Throughout the chaos of 2020, evidence of the global reliance on electricity has surged. From kindergarten to college, students now rely almost wholly on computers for online learning. Similarly, in-person employment has shifted to remote work, making Zoom meetings the new normal and slow internet an even greater source of frustration. Friends catch up with one another through video calls, and church services are streamed into families’ living rooms. At-risk individuals order groceries from their phones or computers rather than venturing into the sea of masks at their local Meijer.
This list continues ad nauseam, highlighting the difference between life last year and life in 2020. We are living in a “post-lockdown world,” where the lockdowns have arguably done more harm than the virus itself. For example, 82 recent seroprevalence studies — which measure the level of a pathogen in a population — suggest that coronavirus infection rates may be 55 times higher than previously expected, which would mean the fatality rate is around 0.2%. If these studies are accurate, then the virus’s danger is far lower than has been reported and does not vindicate the expansive lockdowns which have been implemented globally — and are being reimplemented in Europe and North America.
Setting aside the highly-contested issue of the virus’ danger, numerous statistics show that the consequences of lockdowns are also undeniably detrimental. For example, 57.4 million Americans have filed for unemployment since the lockdowns were imposed. Furthermore, the American Journal of Emergency Medicine reports increasing domestic violence across the nation, such as in Jefferson County, Alabama, where the sheriff’s office reported a 27% increase in domestic violence calls in March 2020 compared to March 2019. Similarly, the Centers for Disease Control and Prevention reports that, in 2020, symptoms of an anxiety disorder are 300% higher and symptoms of depressive disorder are 400% higher than in the same timeframe last year. According to the same CDC study, suicide ideation has doubled since 2018.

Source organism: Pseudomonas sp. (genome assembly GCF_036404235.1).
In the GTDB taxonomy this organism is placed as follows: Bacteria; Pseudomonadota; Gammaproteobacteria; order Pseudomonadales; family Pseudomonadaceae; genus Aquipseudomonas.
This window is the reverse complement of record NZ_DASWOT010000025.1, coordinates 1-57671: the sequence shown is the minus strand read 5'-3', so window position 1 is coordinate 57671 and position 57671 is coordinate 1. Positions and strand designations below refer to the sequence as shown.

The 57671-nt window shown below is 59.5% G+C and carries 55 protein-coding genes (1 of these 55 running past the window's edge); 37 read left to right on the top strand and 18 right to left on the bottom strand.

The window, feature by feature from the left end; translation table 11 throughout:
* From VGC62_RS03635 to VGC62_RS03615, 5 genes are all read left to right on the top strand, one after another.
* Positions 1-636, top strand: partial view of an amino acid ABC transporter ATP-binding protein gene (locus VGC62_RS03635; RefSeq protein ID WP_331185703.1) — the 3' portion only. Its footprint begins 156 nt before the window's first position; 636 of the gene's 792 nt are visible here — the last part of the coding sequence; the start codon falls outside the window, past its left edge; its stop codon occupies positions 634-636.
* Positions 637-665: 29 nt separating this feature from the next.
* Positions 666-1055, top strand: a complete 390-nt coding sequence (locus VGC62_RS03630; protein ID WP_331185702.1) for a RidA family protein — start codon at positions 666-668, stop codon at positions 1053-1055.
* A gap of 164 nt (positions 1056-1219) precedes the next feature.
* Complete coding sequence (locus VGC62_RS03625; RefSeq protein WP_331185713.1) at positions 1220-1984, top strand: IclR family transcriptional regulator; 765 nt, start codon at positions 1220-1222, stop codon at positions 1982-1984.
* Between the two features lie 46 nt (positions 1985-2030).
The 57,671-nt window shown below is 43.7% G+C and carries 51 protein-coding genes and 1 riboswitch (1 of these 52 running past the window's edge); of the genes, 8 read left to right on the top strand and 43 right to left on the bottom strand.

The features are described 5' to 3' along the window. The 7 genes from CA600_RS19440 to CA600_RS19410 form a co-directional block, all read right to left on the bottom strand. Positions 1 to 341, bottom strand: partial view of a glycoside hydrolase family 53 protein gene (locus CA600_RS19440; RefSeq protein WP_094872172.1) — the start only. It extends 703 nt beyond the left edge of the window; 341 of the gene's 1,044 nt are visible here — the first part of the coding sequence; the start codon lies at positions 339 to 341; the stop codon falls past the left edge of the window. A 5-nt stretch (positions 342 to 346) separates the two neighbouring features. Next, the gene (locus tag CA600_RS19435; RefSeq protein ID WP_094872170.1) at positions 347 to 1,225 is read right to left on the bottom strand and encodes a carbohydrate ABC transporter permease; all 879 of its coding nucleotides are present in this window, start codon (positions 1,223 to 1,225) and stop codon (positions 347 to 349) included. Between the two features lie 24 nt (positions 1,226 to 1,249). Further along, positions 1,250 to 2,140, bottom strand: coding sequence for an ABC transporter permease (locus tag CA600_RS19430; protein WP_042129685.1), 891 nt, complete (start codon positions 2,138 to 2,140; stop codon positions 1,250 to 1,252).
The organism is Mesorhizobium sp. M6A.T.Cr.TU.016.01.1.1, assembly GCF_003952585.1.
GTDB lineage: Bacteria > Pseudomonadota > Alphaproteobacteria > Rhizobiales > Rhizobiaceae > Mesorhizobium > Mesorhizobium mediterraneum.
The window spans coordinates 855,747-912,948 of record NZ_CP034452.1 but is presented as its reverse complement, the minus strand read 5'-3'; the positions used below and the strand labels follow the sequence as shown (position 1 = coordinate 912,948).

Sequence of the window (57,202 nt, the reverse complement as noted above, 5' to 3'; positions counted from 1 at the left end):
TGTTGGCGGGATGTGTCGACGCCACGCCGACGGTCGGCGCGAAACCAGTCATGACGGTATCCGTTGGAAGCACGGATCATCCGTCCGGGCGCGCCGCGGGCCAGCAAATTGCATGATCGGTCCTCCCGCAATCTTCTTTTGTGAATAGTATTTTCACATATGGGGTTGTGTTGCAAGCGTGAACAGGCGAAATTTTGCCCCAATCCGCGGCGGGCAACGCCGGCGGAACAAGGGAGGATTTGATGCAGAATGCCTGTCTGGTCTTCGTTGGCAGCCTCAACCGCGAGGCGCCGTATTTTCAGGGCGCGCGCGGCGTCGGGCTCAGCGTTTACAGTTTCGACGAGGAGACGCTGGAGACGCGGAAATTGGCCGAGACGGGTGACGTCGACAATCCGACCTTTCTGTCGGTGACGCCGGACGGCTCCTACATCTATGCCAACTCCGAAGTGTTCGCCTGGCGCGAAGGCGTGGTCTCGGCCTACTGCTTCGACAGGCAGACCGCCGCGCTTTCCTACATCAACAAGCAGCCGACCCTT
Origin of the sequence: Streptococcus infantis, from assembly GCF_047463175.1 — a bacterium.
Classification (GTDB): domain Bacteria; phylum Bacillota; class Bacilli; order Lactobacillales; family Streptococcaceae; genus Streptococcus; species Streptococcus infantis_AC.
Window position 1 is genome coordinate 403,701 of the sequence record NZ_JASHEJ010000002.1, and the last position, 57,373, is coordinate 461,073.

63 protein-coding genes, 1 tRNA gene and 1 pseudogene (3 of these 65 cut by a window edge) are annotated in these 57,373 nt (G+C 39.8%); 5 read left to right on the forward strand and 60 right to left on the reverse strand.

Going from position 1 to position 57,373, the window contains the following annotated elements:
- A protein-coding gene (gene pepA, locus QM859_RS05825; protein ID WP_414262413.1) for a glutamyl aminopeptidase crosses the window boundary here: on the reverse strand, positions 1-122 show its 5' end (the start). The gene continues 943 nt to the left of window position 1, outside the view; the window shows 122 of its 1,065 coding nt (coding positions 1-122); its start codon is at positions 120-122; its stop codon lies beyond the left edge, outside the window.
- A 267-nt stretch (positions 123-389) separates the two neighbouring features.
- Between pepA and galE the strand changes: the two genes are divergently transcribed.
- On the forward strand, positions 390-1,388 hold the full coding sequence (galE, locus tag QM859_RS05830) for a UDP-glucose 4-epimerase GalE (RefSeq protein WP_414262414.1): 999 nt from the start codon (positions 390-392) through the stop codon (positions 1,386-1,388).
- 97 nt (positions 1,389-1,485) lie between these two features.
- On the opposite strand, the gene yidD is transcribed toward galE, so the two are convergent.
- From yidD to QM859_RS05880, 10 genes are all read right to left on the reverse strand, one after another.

In decades past, good energy policy — i.e., policy which prioritizes affordable, reliable energy above expensive, inefficient, intermittent energy — has been promoted as a practical tool for increasing human flourishing. However, when electricity becomes a prerequisite for clocking into work in the morning and putting food on the table, good energy policy shifts away from being an abstract matter of potential flourishing and becomes a concrete question of survival.
Consider the 57.4 million Americans who have filed for unemployment since the first set of lockdowns were imposed in mid-March. For the overwhelming majority on that list, finding a new job relies wholly on access to affordable, reliable energy.